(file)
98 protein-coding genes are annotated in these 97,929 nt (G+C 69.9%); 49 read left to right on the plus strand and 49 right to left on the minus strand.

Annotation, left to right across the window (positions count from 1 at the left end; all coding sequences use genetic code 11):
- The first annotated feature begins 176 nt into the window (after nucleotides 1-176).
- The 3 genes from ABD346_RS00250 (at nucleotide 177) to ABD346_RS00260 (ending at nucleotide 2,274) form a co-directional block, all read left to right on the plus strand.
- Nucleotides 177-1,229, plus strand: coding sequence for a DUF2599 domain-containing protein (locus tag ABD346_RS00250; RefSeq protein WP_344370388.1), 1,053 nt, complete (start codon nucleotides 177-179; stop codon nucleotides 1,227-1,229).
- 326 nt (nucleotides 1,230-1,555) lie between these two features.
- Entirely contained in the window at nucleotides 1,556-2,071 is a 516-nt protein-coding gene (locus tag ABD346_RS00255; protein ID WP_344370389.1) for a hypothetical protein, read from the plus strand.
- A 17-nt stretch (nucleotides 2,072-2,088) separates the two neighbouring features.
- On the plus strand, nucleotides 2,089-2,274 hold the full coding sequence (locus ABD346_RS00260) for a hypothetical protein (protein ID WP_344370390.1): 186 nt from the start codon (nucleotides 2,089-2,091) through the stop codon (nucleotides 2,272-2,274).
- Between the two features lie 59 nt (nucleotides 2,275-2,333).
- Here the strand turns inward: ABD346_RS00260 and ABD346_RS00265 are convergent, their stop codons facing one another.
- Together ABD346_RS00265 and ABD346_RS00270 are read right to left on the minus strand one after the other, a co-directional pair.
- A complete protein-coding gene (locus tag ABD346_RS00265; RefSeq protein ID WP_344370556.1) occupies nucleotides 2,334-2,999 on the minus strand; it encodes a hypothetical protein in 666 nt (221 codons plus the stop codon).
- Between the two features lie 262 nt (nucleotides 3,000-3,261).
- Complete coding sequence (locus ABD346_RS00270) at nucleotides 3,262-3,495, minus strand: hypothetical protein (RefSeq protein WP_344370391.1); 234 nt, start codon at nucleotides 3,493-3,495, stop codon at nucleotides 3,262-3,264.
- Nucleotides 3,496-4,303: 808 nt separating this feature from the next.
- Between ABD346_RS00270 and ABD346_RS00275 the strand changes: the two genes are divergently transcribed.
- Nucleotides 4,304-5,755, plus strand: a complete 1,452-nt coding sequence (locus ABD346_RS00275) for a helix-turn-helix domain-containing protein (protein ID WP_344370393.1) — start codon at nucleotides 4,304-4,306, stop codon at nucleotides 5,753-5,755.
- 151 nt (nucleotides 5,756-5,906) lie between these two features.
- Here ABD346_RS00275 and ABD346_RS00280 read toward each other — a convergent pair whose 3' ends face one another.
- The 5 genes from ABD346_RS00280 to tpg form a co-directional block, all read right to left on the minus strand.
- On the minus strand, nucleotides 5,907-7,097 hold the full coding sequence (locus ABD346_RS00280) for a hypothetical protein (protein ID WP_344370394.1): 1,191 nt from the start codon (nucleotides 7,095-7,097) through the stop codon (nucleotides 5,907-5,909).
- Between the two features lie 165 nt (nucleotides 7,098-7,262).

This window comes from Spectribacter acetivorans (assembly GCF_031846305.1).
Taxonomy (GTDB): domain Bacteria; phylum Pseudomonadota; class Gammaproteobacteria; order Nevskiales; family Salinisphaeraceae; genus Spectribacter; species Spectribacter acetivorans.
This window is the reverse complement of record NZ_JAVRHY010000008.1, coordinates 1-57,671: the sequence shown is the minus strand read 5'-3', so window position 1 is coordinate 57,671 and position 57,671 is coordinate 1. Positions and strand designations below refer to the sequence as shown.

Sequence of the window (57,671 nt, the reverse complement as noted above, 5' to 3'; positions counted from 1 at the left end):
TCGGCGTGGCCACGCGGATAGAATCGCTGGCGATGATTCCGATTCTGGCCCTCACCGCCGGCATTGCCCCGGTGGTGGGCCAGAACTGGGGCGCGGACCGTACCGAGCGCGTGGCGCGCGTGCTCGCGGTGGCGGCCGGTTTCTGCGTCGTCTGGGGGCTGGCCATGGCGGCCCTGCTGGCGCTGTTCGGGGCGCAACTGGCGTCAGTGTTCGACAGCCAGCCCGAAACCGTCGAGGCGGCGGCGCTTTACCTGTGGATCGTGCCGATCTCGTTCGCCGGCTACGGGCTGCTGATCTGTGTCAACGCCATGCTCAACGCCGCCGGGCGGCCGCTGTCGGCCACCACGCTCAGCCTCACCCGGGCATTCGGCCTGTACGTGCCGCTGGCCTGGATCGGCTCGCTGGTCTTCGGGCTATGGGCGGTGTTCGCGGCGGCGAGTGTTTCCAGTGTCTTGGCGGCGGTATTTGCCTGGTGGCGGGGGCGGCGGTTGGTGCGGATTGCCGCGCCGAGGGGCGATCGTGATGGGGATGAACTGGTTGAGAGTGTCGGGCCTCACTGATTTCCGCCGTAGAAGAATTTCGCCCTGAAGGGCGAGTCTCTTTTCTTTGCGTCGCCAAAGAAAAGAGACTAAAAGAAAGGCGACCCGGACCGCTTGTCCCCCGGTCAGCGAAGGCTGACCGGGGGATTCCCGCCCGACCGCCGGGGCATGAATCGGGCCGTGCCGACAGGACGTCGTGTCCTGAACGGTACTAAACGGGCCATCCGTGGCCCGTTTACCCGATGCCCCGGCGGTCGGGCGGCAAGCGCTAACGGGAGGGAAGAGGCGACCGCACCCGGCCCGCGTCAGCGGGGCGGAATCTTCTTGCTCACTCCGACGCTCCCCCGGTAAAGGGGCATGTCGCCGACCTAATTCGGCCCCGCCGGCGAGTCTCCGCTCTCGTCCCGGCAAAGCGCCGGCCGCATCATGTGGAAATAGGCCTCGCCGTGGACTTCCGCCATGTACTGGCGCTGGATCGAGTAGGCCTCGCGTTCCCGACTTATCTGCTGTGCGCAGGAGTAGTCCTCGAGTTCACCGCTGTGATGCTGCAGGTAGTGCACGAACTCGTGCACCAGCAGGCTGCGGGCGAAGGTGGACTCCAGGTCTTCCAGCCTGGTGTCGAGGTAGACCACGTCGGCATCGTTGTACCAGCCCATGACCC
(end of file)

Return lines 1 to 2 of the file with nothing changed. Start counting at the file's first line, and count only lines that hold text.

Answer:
98 protein-coding genes are annotated in these 97,929 nt (G+C 69.9%); 49 read left to right on the plus strand and 49 right to left on the minus strand.

Annotation, left to right across the window (positions count from 1 at the left end; all coding sequences use genetic code 11):